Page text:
It is hardly surprising that children should enthusiastically start their education at an early age with the Absolute Knowledge of computer science while they are unable to read, for reading demands making judgments at every line. Conversation is almost dead, and soon so too will be those who knew how to speak.
Computer science only indicates the retrospective omnipotence of our technologies. In other words, an infinite capacity to process data (but only data - i.e. The already given) and in no sense a new vision. With that science, we are entering an era of exhaustivity, which is also an era of exhaustion.
Why doesn't DOS ever say 'EXCELLENT command or filename!'.
We're thinking about upgrading from SunOS 4.1.1 to SunOS 3.5.
Shell to DOS... Come in DOS, do you copy? Shell to DOS...
Computers in the future will weigh no more than 1.5 tons. [Quoted in Popular Mechanics 1950].
One of the most feared expressions in modern times is The computer is down.
I really don't care that I don't have what's current because whatever is at the moment, it will be infinitely better in a few months and even better months later.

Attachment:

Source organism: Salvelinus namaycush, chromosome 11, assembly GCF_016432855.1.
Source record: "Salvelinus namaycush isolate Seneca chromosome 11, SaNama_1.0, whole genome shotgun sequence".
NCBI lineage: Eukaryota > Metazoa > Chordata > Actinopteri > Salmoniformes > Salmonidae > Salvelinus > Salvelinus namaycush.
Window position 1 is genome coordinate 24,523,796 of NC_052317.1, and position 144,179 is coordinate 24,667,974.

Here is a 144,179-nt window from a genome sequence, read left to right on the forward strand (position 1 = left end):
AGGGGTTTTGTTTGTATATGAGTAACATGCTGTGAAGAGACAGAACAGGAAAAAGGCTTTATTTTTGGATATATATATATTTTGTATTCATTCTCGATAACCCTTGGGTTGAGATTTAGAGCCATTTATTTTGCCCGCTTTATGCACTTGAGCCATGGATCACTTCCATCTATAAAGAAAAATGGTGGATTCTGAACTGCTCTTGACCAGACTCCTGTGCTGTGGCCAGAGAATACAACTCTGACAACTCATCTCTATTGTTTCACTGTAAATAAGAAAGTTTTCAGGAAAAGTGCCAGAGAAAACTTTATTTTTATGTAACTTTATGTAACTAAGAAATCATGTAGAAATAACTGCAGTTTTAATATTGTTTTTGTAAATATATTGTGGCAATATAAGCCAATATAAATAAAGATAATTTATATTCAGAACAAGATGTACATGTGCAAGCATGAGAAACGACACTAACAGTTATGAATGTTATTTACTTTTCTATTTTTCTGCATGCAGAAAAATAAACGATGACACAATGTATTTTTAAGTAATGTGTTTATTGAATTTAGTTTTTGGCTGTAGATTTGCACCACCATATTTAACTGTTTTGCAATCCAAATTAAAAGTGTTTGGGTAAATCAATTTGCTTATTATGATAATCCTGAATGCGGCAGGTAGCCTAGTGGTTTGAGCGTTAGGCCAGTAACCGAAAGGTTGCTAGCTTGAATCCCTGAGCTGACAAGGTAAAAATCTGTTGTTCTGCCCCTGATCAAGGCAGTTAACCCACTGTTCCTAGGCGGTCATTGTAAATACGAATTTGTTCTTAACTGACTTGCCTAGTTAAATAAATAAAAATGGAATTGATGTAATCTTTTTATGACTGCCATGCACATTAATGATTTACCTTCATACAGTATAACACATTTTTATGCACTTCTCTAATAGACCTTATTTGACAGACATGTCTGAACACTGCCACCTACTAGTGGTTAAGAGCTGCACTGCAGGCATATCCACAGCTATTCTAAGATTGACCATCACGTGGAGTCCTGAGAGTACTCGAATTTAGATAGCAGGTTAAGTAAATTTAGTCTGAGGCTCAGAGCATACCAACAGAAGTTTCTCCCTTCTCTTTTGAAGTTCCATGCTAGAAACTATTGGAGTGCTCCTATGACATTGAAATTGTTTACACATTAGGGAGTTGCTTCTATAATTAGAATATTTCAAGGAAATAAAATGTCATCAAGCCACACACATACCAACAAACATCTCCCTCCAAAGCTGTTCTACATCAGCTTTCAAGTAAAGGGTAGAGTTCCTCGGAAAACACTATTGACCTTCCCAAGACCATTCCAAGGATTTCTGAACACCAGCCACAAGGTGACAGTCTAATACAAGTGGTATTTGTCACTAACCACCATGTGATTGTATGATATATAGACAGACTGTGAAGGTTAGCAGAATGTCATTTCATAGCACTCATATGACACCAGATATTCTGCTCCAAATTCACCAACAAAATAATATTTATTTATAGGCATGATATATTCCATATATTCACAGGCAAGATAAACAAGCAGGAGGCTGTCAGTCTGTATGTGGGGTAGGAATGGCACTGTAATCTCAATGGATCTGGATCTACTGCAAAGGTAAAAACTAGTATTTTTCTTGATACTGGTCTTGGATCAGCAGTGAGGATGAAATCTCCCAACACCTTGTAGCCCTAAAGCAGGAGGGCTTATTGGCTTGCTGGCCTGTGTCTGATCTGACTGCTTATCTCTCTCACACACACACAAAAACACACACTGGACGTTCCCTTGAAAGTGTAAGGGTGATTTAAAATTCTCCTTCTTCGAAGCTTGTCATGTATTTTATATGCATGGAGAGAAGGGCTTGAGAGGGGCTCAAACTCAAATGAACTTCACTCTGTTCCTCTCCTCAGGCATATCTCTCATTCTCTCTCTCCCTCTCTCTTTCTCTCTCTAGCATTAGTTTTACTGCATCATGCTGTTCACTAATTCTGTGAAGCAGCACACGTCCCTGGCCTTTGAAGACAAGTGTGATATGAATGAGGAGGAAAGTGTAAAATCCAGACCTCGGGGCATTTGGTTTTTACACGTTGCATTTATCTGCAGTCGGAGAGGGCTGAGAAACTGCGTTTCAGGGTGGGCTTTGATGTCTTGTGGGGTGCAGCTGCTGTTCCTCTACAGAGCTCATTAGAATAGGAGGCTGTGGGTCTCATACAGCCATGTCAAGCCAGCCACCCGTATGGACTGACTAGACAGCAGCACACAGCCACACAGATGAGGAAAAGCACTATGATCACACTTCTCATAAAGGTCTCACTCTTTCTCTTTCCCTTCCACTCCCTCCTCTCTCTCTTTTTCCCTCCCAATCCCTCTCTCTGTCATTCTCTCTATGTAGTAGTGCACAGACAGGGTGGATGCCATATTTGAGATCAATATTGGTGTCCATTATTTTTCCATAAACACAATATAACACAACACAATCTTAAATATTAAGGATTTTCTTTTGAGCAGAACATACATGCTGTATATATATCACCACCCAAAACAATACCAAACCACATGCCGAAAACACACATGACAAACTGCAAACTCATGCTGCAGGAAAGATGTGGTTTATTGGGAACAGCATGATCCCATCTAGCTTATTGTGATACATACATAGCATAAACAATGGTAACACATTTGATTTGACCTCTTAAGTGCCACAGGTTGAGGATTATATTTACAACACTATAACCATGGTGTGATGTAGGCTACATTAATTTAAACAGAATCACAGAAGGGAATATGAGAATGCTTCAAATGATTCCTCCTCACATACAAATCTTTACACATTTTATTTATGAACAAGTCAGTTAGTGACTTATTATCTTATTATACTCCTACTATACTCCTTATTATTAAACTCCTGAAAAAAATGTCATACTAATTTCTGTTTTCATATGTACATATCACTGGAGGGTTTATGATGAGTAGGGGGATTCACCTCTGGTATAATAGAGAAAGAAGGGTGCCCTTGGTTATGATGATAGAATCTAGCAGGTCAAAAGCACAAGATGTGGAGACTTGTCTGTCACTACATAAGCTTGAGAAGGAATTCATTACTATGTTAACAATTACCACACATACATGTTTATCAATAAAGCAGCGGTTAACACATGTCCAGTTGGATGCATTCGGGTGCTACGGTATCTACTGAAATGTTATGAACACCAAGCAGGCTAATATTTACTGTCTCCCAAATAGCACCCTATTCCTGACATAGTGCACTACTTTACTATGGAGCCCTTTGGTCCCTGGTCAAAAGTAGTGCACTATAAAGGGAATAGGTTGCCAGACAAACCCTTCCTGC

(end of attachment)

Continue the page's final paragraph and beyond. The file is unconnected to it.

Pentiums melt in your PC, not in your hand.
Silicon Valley is like a person running around in front of a steamroller. You can outrun the steamroller on any given day. But if you ever sit down you get squashed.
The world has arrived at an age of cheap complex devices of great reliability, and something is bound to come of it.
Whom computers would destroy, they must first drive mad.
There is never finality in the display terminal's screen, but an irresponsible whimsicality, as words, sentences, and paragraphs are negated at the touch of a key. The significance of the past, as expressed in the manuscript by a deleted word or an inserted correction, is annulled in idle gusts of electronic massacre.